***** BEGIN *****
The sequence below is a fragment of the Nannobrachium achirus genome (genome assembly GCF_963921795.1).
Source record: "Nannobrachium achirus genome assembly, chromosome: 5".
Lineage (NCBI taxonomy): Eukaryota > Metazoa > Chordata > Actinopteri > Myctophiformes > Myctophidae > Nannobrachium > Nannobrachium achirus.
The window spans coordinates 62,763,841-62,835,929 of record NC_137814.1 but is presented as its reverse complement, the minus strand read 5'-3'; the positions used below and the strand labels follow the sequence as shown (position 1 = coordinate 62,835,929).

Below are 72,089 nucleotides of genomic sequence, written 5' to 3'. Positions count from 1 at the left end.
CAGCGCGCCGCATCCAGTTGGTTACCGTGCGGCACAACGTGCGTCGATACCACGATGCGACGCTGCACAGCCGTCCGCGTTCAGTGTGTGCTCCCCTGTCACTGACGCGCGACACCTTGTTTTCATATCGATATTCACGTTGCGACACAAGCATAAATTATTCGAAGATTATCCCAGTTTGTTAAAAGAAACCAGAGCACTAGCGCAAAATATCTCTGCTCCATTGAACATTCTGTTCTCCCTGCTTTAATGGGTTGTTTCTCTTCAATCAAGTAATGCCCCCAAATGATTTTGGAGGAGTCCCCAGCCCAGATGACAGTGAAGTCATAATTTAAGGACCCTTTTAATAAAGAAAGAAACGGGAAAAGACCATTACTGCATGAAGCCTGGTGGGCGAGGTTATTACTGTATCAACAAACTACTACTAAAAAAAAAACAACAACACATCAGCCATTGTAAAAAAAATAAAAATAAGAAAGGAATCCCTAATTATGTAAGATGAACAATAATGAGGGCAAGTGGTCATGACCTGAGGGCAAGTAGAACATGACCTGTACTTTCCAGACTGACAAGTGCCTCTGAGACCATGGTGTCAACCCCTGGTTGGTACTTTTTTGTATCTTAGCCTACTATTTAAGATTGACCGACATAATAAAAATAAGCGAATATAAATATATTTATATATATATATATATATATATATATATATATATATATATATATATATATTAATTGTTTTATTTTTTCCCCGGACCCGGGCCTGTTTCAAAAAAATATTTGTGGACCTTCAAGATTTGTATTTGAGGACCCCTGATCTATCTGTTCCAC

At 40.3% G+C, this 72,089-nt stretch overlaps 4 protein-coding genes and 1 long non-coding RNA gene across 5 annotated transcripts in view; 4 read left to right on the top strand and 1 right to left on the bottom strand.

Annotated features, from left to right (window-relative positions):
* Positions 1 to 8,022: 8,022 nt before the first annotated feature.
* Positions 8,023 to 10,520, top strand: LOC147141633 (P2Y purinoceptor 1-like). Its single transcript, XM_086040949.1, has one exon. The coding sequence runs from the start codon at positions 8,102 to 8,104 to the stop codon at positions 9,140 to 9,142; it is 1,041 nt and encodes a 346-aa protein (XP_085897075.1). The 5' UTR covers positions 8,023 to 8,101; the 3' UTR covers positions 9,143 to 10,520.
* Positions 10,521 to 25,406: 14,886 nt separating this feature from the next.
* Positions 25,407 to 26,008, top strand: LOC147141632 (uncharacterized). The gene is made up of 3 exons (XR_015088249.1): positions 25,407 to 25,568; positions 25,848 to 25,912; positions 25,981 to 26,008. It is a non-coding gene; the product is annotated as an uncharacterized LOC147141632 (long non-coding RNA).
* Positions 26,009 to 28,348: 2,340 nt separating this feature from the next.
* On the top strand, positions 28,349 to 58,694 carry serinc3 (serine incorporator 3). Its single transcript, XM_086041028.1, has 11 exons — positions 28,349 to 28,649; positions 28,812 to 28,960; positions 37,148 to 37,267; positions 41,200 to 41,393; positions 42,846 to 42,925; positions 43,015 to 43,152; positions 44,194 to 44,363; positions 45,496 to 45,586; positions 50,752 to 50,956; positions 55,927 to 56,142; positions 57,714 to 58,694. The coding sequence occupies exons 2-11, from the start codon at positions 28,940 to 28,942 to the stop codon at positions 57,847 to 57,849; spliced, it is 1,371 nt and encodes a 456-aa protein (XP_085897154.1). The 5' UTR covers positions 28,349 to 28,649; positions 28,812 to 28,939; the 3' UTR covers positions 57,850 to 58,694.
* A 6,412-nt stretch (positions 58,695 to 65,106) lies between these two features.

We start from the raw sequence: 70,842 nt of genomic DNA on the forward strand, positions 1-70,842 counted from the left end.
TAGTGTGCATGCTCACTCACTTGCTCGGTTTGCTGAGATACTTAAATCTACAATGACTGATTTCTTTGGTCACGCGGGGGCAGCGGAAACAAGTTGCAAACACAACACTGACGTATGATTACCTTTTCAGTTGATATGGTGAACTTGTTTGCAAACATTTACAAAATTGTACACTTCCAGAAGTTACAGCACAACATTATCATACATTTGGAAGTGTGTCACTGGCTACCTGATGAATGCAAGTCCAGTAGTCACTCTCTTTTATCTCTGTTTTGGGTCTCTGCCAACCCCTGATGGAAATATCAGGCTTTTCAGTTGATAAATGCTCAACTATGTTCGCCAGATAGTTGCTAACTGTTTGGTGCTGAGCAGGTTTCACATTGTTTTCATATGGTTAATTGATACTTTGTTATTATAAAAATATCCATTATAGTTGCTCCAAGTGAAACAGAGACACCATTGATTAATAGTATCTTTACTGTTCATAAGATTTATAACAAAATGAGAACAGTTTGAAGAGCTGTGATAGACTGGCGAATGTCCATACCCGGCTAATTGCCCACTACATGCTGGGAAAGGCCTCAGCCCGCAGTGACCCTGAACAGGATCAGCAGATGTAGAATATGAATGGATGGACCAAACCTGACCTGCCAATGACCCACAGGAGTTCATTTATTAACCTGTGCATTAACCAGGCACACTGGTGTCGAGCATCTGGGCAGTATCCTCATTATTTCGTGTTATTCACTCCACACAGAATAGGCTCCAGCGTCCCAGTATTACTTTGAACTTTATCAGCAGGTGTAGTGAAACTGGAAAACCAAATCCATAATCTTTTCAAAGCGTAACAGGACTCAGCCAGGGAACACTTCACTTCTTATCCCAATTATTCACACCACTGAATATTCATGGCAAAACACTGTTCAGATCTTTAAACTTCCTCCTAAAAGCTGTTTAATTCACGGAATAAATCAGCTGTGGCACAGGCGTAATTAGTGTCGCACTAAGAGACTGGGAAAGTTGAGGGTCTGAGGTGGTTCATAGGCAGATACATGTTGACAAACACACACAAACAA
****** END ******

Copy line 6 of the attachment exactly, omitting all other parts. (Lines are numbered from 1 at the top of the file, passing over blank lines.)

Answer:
CAGCGCGCCGCATCCAGTTGGTTACCGTGCGGCACAACGTGCGTCGATACCACGATGCGACGCTGCACAGCCGTCCGCGTTCAGTGTGTGCTCCCCTGTCACTGACGCGCGACACCTTGTTTTCATATCGATATTCACGTTGCGACACAAGCATAAATTATTCGAAGATTATCCCAGTTTGTTAAAAGAAACCAGAGCACTAGCGCAAAATATCTCTGCTCCATTGAACATTCTGTTCTCCCTGCTTTAATGGGTTGTTTCTCTTCAATCAAGTAATGCCCCCAAATGATTTTGGAGGAGTCCCCAGCCCAGATGACAGTGAAGTCATAATTTAAGGACCCTTTTAATAAAGAAAGAAACGGGAAAAGACCATTACTGCATGAAGCCTGGTGGGCGAGGTTATTACTGTATCAACAAACTACTACTAAAAAAAAAACAACAACACATCAGCCATTGTAAAAAAAATAAAAATAAGAAAGGAATCCCTAATTATGTAAGATGAACAATAATGAGGGCAAGTGGTCATGACCTGAGGGCAAGTAGAACATGACCTGTACTTTCCAGACTGACAAGTGCCTCTGAGACCATGGTGTCAACCCCTGGTTGGTACTTTTTTGTATCTTAGCCTACTATTTAAGATTGACCGACATAATAAAAATAAGCGAATATAAATATATTTATATATATATATATATATATATATATATATATATATATATATATATATATTAATTGTTTTATTTTTTCCCCGGACCCGGGCCTGTTTCAAAAAAATATTTGTGGACCTTCAAGATTTGTATTTGAGGACCCCTGATCTATCTGTTCCAC